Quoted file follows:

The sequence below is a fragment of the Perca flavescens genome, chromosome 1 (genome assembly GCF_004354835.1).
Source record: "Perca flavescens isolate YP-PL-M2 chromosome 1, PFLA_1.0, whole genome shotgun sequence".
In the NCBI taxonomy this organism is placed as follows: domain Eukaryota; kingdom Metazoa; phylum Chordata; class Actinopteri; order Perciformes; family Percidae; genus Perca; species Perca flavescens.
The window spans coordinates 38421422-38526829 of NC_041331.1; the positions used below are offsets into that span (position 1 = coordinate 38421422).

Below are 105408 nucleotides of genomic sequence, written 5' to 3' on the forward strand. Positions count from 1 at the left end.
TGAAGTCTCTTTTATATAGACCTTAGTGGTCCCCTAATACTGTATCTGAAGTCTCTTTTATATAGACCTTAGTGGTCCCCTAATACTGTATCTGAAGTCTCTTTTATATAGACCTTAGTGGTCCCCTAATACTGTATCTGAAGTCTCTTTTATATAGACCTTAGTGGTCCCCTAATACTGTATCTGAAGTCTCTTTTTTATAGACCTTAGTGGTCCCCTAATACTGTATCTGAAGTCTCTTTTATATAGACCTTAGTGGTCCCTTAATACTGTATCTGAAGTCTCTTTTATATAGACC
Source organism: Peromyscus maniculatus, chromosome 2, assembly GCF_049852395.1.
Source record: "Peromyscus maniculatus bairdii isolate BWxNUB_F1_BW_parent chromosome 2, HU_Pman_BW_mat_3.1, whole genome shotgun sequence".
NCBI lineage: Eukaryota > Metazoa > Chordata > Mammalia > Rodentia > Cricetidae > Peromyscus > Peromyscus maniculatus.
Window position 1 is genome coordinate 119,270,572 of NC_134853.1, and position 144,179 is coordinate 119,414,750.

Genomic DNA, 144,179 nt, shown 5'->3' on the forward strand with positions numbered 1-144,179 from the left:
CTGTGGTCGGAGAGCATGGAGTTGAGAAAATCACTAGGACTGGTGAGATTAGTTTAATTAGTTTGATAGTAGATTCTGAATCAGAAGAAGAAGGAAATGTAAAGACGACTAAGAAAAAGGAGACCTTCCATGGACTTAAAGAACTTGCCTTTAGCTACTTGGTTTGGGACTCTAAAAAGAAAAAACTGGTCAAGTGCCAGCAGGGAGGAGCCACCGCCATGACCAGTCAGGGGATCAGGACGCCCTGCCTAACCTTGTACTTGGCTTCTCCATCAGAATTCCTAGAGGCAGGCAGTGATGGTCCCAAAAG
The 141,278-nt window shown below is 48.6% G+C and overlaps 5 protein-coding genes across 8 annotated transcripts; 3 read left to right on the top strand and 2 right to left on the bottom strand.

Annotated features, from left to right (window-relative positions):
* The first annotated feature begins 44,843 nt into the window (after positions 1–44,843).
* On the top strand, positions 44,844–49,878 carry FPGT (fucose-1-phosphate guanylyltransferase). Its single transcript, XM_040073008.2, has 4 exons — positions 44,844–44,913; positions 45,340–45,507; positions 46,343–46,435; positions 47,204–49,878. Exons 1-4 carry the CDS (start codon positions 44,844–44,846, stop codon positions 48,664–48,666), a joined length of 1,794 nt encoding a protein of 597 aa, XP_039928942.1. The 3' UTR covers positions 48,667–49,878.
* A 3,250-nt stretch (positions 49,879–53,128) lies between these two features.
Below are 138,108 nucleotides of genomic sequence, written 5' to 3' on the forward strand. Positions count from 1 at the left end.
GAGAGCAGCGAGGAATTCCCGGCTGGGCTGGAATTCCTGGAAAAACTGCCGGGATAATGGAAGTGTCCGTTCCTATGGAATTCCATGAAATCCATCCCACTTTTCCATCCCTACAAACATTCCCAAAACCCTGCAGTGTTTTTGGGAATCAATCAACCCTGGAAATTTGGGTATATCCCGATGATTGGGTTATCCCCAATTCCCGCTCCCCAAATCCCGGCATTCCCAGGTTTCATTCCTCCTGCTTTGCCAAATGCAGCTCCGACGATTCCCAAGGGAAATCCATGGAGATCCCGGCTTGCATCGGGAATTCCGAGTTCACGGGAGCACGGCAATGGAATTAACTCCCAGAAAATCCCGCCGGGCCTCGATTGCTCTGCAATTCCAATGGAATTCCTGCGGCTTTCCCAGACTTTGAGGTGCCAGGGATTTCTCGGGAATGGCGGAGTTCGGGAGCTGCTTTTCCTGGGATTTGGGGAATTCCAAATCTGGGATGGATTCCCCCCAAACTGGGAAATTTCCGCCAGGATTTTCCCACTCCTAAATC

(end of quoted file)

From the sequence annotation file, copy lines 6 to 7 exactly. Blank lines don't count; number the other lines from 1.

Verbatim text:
TGAAGTCTCTTTTATATAGACCTTAGTGGTCCCCTAATACTGTATCTGAAGTCTCTTTTATATAGACCTTAGTGGTCCCCTAATACTGTATCTGAAGTCTCTTTTATATAGACCTTAGTGGTCCCCTAATACTGTATCTGAAGTCTCTTTTATATAGACCTTAGTGGTCCCCTAATACTGTATCTGAAGTCTCTTTTTTATAGACCTTAGTGGTCCCCTAATACTGTATCTGAAGTCTCTTTTATATAGACCTTAGTGGTCCCTTAATACTGTATCTGAAGTCTCTTTTATATAGACC
Source organism: Peromyscus maniculatus, chromosome 2, assembly GCF_049852395.1.